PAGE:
Rahr, DFW's Original Hipster Beer, Is Brewing an Anniversary Beer and Party

Rahr & Sons was crafting before craft beer was cool. Even though they started just nine years ago, the Fort Worth brewery is the original hipster dad with tall tube socks and side burns.

So next Saturday, November 9, founders Fritz and Erin Rahr are having a little party to celebrate their nine years of brewing. Along with dinner and live music, they'll release a special nine-year anniversary ale. The Belgian-style golden ale is a single hop made with Sorachi Ace (a Japanese variety of hops), with "notes of lemon grass and black pepper" (7.5% ABV). The new beer has a stark white label and will be available in the North Texas in Austin markets next week in either 22-ounce bottles set in a gift box and by the case.

General admission tickets to the anniversary party are $10 and VIP tickets are $20. Rahr will have more than 30 of their beers on tap, several of which are limited editions. Each guest will also get a commemorative 9th anniversary glass and dinner, which will be provided by Chadra Mezza and Grill.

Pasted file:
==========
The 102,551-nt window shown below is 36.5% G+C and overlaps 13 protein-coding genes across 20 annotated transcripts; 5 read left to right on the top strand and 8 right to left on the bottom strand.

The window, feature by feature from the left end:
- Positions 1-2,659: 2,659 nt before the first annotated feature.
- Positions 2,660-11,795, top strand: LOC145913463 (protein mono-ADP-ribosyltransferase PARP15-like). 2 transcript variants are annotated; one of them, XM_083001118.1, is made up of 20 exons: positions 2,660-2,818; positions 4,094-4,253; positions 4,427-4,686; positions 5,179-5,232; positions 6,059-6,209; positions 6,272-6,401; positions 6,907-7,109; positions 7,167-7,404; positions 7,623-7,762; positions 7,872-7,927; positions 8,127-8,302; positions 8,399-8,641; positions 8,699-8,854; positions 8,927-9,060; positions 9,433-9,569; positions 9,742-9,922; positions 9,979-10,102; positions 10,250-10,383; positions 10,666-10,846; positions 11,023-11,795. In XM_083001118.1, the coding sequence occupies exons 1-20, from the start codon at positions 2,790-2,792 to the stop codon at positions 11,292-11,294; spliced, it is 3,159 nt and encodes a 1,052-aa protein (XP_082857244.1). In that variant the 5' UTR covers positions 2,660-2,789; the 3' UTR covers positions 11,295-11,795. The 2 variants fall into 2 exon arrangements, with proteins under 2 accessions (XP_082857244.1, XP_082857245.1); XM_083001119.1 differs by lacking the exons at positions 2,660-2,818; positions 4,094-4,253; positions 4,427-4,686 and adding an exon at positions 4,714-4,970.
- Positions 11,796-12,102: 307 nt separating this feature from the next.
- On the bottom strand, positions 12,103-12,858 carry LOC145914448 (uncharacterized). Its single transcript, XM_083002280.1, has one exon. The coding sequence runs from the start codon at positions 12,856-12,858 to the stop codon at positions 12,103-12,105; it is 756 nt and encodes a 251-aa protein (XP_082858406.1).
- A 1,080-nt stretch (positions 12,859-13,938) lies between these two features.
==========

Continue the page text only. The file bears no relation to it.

Peace Tree will provide live tunes early on, but the headline blues bland is a "surprise."

In other Rahr news, the brewery has released a new variety 12-pack that will be in North Texas stores starting November 1 (although it's already at some stores, like Tom Thumb). The box includes Rahr's Blonde, Stormcloud, Ugly Pug and a seasonal beer.

Also keep an eye out for Rahr's seasonal Bourbon Barrel Aged Winter Warmer, which is an English style dark ale that's rested in used bourbon barrels for 12 weeks. As soon as you get your heavy parkas and snow boots out, you should stomp over to the store and get some.

We use cookies to collect and analyze information on site performance and usage, and to enhance and customize content and advertisements. By clicking 'X' or continuing to use the site, you agree to allow cookies to be placed. To find out more, visit our cookies policy and our privacy policy.


Join the Observer community and help support independent local journalism in Dallas.


Join the Observer community and help support independent local journalism in Dallas.